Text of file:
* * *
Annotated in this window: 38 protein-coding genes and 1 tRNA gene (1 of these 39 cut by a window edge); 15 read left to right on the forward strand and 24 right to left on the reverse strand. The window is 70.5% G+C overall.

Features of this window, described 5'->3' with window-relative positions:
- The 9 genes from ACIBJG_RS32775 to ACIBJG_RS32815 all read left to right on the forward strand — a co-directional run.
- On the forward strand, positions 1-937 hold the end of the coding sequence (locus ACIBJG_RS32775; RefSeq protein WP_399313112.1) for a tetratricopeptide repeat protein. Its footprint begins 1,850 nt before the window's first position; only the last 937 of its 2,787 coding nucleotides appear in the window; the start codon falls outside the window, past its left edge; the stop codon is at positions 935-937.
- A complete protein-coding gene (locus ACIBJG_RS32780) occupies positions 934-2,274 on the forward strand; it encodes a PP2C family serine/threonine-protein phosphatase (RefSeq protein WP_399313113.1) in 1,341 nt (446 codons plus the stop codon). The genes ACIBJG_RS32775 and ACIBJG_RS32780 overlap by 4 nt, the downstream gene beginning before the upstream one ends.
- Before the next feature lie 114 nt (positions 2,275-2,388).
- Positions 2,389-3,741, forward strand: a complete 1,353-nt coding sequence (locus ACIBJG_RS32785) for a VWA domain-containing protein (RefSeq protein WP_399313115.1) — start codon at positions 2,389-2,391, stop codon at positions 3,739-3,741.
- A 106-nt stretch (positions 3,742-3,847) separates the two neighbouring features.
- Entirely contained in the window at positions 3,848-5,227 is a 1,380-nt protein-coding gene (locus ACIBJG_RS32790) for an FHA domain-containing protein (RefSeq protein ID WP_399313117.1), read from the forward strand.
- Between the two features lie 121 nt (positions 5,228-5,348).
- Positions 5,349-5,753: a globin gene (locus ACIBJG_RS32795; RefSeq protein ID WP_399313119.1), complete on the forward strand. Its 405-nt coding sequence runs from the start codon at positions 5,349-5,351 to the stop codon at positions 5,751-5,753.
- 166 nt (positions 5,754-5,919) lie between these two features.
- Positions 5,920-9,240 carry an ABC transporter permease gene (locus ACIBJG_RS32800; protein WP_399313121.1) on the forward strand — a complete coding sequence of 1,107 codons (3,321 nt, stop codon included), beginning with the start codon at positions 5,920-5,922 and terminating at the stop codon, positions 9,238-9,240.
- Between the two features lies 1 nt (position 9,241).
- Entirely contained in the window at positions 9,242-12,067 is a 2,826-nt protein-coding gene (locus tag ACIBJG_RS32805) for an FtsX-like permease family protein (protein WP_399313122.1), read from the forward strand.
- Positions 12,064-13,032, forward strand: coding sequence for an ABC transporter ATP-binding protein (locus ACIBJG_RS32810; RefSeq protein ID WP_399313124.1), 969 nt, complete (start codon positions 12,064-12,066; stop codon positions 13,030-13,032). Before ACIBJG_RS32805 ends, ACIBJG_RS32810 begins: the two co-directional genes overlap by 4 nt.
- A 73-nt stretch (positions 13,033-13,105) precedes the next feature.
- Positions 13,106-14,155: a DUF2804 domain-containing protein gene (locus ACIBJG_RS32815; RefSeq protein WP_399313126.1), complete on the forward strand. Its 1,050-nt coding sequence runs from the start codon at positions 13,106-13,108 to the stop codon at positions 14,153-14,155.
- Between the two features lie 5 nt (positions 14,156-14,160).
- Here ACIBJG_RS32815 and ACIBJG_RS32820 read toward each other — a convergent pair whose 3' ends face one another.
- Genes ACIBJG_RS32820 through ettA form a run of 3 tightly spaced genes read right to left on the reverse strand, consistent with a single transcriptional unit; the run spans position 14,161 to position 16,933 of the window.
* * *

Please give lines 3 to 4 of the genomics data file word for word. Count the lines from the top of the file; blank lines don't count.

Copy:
- The 9 genes from ACIBJG_RS32775 to ACIBJG_RS32815 all read left to right on the forward strand — a co-directional run.
- On the forward strand, positions 1-937 hold the end of the coding sequence (locus ACIBJG_RS32775; RefSeq protein WP_399313112.1) for a tetratricopeptide repeat protein. Its footprint begins 1,850 nt before the window's first position; only the last 937 of its 2,787 coding nucleotides appear in the window; the start codon falls outside the window, past its left edge; the stop codon is at positions 935-937.